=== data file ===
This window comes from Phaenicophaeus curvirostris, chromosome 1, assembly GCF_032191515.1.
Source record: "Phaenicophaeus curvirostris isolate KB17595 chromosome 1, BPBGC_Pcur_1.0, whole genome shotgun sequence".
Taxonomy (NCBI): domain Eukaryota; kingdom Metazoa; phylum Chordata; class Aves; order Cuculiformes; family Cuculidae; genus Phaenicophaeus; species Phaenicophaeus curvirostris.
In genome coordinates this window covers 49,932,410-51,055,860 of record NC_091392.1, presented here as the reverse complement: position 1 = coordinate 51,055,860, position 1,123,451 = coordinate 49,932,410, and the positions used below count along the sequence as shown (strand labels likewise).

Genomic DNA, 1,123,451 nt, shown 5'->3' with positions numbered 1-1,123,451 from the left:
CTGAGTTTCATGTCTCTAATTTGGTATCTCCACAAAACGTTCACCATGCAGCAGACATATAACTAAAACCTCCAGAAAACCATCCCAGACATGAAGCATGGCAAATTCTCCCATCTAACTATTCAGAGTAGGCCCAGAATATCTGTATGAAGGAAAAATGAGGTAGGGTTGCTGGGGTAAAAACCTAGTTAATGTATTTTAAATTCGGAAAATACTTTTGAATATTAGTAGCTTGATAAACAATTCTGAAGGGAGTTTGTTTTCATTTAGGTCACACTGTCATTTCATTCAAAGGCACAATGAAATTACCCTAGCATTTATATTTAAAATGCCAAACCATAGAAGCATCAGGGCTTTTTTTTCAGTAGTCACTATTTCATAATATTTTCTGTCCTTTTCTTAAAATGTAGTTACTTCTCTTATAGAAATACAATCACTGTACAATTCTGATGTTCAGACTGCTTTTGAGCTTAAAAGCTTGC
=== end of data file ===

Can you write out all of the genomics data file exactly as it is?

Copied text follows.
This window comes from Phaenicophaeus curvirostris, chromosome 1, assembly GCF_032191515.1.
Source record: "Phaenicophaeus curvirostris isolate KB17595 chromosome 1, BPBGC_Pcur_1.0, whole genome shotgun sequence".
Taxonomy (NCBI): domain Eukaryota; kingdom Metazoa; phylum Chordata; class Aves; order Cuculiformes; family Cuculidae; genus Phaenicophaeus; species Phaenicophaeus curvirostris.
In genome coordinates this window covers 49,932,410-51,055,860 of record NC_091392.1, presented here as the reverse complement: position 1 = coordinate 51,055,860, position 1,123,451 = coordinate 49,932,410, and the positions used below count along the sequence as shown (strand labels likewise).

Genomic DNA, 1,123,451 nt, shown 5'->3' with positions numbered 1-1,123,451 from the left:
CTGAGTTTCATGTCTCTAATTTGGTATCTCCACAAAACGTTCACCATGCAGCAGACATATAACTAAAACCTCCAGAAAACCATCCCAGACATGAAGCATGGCAAATTCTCCCATCTAACTATTCAGAGTAGGCCCAGAATATCTGTATGAAGGAAAAATGAGGTAGGGTTGCTGGGGTAAAAACCTAGTTAATGTATTTTAAATTCGGAAAATACTTTTGAATATTAGTAGCTTGATAAACAATTCTGAAGGGAGTTTGTTTTCATTTAGGTCACACTGTCATTTCATTCAAAGGCACAATGAAATTACCCTAGCATTTATATTTAAAATGCCAAACCATAGAAGCATCAGGGCTTTTTTTTCAGTAGTCACTATTTCATAATATTTTCTGTCCTTTTCTTAAAATGTAGTTACTTCTCTTATAGAAATACAATCACTGTACAATTCTGATGTTCAGACTGCTTTTGAGCTTAAAAGCTTGC